Bad News: How the Media Marched Us to War in Iraq and Beyond
1957 E St NW
Washington, DC 20052
American mainstream media utterly failed its duty to the public in the lead up to the invasion of Iraq, largely opting to cheerlead (rather than question) the Bush administration’s arguments and plans for the war.
Twenty years later, the consequences of this failure still reverberate. Has the media learned any lessons from the Iraq war, or are journalists today repeating the very same mistakes? What does media coverage of recent events — like President Biden’s withdrawal from Afghanistan, President Trump’s strikes on Syria, or Russia’s war in Ukraine — tell us about the fourth estate’s approach to American foreign policy and wars?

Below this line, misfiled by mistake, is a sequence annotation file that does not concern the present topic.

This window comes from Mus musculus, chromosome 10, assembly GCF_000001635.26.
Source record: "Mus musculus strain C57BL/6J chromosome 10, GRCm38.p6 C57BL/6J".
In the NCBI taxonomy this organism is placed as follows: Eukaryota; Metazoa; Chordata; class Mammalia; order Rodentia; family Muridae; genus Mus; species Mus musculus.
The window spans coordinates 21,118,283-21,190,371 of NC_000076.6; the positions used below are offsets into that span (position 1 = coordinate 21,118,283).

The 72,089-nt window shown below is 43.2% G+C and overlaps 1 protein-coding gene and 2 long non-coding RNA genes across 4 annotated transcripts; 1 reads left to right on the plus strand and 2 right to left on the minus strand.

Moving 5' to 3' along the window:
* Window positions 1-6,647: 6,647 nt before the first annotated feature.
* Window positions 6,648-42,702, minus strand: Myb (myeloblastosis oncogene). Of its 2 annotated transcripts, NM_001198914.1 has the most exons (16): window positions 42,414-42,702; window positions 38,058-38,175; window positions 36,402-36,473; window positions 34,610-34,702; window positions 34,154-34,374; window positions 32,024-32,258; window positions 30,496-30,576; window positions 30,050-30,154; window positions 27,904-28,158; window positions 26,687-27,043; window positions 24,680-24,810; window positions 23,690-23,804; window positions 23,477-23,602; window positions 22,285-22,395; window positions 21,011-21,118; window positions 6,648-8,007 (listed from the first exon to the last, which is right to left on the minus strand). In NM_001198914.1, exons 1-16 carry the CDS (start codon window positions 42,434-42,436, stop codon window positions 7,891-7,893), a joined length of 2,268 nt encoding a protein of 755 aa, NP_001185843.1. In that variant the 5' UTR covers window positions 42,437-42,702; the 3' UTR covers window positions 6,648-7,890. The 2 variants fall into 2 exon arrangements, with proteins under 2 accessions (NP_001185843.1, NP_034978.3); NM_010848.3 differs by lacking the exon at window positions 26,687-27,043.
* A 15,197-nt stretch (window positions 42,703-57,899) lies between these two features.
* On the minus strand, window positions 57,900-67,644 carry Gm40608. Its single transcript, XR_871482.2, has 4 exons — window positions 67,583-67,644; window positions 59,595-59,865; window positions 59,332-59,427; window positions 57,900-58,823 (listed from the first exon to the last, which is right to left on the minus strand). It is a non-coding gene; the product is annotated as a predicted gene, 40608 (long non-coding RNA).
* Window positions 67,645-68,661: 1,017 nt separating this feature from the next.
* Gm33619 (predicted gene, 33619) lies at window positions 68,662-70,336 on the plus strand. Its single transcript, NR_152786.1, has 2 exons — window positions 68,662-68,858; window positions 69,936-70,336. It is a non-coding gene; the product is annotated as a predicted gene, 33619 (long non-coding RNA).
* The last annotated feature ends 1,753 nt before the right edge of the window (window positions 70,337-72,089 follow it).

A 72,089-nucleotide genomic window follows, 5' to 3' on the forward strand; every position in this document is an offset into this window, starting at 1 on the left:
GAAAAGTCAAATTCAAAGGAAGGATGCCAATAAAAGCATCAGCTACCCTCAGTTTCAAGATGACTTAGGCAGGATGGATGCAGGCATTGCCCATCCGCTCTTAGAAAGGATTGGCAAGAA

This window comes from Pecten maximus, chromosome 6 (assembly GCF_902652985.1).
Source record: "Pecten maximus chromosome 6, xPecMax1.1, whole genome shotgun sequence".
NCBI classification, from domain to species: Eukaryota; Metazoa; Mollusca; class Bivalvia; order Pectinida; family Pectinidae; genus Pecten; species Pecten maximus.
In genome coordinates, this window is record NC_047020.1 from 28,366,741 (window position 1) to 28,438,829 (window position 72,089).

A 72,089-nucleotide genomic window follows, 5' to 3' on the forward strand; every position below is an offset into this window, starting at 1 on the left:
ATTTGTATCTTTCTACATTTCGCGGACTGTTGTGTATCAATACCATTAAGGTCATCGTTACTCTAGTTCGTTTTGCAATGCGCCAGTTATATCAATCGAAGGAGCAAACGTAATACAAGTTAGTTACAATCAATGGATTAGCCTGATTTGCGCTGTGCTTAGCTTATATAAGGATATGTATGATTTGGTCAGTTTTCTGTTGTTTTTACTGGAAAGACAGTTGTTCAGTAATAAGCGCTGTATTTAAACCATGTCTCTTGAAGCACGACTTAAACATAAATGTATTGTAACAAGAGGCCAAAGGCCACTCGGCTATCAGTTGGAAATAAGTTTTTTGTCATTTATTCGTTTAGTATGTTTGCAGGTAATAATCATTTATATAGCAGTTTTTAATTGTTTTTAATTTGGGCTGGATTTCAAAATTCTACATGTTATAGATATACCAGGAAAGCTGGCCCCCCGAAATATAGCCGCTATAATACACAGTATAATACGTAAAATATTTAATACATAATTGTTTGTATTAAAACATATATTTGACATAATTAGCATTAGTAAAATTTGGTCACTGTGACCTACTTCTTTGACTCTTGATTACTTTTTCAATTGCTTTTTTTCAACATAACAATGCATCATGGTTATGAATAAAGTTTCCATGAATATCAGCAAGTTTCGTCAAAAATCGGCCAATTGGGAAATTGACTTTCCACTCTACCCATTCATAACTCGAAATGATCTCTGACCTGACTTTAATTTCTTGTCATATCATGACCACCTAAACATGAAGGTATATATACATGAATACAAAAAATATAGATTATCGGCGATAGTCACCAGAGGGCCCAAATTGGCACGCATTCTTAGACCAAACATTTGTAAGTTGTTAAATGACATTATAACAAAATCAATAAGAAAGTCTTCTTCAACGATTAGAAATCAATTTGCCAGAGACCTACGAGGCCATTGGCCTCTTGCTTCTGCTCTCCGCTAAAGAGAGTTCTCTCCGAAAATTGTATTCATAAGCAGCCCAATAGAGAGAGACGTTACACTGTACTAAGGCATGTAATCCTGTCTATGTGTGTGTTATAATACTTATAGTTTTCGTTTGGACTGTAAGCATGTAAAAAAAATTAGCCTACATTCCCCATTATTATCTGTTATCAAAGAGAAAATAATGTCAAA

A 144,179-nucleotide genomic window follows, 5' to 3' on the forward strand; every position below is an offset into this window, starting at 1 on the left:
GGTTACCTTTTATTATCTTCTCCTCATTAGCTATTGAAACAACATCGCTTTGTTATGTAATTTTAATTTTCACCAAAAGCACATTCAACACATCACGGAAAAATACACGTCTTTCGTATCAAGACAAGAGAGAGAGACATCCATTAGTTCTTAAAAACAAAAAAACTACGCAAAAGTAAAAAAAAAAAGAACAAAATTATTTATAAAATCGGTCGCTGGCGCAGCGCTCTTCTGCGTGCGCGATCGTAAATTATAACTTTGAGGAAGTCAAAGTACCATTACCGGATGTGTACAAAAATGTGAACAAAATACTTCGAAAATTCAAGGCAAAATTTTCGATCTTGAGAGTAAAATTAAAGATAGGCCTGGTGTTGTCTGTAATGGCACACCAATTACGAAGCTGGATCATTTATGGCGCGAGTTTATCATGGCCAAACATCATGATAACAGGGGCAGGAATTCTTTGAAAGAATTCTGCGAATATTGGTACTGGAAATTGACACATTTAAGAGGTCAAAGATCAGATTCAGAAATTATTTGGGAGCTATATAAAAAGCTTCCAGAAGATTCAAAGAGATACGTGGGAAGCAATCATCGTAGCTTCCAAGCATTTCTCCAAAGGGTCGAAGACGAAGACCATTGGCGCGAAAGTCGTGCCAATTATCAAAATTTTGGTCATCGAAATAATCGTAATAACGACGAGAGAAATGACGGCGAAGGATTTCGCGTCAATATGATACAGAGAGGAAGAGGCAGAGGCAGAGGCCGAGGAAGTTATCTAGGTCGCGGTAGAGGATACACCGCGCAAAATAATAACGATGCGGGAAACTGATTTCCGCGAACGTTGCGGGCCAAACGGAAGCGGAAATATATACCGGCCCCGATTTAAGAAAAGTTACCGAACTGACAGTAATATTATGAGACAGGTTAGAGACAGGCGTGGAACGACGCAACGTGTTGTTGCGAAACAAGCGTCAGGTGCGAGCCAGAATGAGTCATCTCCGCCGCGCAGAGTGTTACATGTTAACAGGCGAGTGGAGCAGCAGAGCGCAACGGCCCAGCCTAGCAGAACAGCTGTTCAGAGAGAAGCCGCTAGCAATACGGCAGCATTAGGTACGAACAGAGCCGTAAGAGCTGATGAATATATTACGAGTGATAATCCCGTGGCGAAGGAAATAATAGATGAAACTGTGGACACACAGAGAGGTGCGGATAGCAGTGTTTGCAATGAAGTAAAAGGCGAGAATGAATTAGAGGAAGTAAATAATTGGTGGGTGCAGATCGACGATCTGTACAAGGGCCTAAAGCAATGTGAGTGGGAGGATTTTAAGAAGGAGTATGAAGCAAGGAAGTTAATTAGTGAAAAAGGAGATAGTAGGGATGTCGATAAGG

Join us on Wednesday, March 22, from 4–5:30 PM ET online or in-person at the Lindner Family Commons of George Washington University’s Elliott School for a discussion of the media’s role in war and peace. We’ll be joined by three journalists who have gotten it right — Reuters’ Jonathan Landay, one of the few mainstream journalists to challenge the administration’s WMD claims, Responsible Statecraft’s Kelley Beaucar Vlahos, who took on Bush’s war policies from heterodox conservative platforms, and Jewish Currents’ Peter Beinart, who as an editor of the New Republic supported the war but later became a leading critic — for a discussion moderated by Breaking Points’ Krystal Ball, a clarion voice in modern media for independent analysis on U.S. foreign policy.
This event is sponsored by the Quincy Institute, with co-sponsorship from the Institute for Middle East Studies at George Washington University, The Nation magazine, and Breaking Points podcast, and additional support from the John Quincy Adams Society’s George Washington University Chapter.